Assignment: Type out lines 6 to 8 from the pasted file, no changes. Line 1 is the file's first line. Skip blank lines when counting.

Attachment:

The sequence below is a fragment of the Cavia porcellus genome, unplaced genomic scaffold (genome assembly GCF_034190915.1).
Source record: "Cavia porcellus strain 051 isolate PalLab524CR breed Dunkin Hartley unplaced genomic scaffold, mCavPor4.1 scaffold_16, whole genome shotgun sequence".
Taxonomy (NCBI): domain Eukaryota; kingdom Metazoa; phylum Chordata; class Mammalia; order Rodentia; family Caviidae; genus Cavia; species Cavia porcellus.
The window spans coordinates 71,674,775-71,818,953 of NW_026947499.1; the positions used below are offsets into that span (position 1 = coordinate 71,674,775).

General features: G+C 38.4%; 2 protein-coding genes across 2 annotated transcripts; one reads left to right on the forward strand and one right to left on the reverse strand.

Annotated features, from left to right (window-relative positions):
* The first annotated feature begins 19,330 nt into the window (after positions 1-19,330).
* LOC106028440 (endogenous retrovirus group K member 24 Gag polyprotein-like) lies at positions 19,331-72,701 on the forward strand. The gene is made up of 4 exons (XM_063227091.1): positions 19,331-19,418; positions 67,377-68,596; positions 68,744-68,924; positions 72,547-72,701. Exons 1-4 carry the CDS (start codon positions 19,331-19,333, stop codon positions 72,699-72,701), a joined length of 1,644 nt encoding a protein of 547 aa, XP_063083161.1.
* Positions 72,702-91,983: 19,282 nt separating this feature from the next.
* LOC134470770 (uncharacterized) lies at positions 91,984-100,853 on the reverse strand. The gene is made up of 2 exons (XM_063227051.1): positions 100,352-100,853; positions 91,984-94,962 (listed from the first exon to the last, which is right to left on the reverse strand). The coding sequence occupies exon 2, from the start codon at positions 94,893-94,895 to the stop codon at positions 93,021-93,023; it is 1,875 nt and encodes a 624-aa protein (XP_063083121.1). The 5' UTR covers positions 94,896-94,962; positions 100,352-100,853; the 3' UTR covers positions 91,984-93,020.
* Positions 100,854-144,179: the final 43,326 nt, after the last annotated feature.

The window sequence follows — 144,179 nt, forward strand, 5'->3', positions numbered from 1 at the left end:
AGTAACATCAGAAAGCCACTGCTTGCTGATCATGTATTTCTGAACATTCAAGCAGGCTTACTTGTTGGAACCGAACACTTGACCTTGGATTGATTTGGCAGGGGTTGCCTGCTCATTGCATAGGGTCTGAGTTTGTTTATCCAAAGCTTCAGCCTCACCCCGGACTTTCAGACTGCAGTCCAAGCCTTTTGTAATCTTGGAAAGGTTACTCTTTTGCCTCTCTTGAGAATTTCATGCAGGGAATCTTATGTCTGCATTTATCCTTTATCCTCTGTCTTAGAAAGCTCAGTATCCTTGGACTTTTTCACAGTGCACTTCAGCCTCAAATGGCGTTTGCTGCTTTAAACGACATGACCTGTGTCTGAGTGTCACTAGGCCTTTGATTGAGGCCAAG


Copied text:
Annotated features, from left to right (window-relative positions):
* The first annotated feature begins 19,330 nt into the window (after positions 1-19,330).
* LOC106028440 (endogenous retrovirus group K member 24 Gag polyprotein-like) lies at positions 19,331-72,701 on the forward strand. The gene is made up of 4 exons (XM_063227091.1): positions 19,331-19,418; positions 67,377-68,596; positions 68,744-68,924; positions 72,547-72,701. Exons 1-4 carry the CDS (start codon positions 19,331-19,333, stop codon positions 72,699-72,701), a joined length of 1,644 nt encoding a protein of 547 aa, XP_063083161.1.